Brianna Harvey, assistant professor of sociology at Cal State Fullerton, was awarded a $34,341 grant for her project titled “Challenging Anti-Blackness in Education: Amplifying the Voices of Black Foster Youth Students Through Counter-Storytelling.” This project is a response to UC Berkeley’s “Research With the Transition-Age Youth Research and Evaluation Hub (TAY-Hub)” request for proposals, funded by the Conrad N. Hilton Foundation for the California Child Welfare Indications Project initiative.
Harvey’s interdisciplinary research focuses on understanding how carceral systems perpetuate anti-Blackness through policies, practices and mechanisms of control, impacting the lives of Black youth and their families. Using community-rooted qualitative inquiry, she aims to combat oppression by creating liberating spaces. Her earlier research interrogates the collusive partnership between schools and the foster system, specifically highlighting the ways mandated reporting, exclusionary discipline policies and carceral practices impact the lived experiences of Black foster youth inside and outside of schools.
The current study aims to uplift the educational experiences of Black foster youth currently enrolled in a four-year public university. It employs a BlackCrit and Black Storywork framing to shed light on the tools and strategies of resistance used by this student community to subvert anti-Black policies and practices encountered during their primary schooling journeys. By employing focus groups, semi-structured interviews and art-based methods, this project strives to center Black foster youth collegians narratives of strength, liberation and resistance.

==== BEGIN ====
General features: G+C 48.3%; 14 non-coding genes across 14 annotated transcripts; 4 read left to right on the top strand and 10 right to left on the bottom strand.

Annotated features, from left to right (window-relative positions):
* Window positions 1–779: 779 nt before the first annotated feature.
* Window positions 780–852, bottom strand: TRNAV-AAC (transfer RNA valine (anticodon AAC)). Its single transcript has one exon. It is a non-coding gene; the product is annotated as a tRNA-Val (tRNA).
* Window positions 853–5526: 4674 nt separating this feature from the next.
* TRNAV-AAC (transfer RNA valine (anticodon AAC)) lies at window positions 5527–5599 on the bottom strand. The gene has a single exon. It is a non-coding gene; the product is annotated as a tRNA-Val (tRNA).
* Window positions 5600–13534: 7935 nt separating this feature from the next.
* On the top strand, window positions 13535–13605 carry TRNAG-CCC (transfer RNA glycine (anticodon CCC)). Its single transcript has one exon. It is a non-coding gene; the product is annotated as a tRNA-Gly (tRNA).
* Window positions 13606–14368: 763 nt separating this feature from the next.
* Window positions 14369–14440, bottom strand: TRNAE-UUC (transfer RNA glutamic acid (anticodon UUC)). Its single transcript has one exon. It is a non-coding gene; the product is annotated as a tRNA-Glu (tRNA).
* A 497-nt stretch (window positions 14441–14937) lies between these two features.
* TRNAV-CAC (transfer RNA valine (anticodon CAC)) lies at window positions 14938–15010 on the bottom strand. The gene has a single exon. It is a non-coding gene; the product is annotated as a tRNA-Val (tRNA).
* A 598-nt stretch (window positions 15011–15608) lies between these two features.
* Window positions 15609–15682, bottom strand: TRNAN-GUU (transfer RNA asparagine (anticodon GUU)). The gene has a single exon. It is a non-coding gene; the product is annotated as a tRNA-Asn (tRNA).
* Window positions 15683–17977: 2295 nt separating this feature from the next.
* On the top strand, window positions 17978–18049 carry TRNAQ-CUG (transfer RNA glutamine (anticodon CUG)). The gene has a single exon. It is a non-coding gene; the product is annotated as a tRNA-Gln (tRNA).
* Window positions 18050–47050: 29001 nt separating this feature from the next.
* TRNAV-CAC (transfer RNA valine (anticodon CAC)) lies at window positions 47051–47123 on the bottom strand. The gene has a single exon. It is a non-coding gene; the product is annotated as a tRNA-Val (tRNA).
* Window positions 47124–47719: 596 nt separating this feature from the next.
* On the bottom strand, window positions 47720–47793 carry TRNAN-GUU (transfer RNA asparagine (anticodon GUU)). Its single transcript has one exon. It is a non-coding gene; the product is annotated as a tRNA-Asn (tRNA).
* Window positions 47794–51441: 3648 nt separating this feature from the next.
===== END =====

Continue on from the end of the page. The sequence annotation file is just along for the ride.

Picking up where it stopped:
The research study has significant implications, offering insights into the educational experiences of Black foster youth and shedding light on the challenges they face within the K-12 system. By identifying tools and strategies to subvert anti-Black policies, the research can inform the development of more inclusive and supportive educational policies and practices, contributing to the broader conversation on social justice and equity. Understanding how these students navigate and overcome obstacles can inform efforts to create a more equitable educational environment for all students, addressing a notable gap in existing literature on the under-researched topic of the educational experiences of Black foster youth.
In addition to her current project, Harvey is a recipient of the Ford Foundation Pre-Doctoral Fellowship and UCLA’s Inaugural Fellowship for the Study of Black Life. She earned her Ph.D. in education from UCLA and her Master of Social Work degree from USC.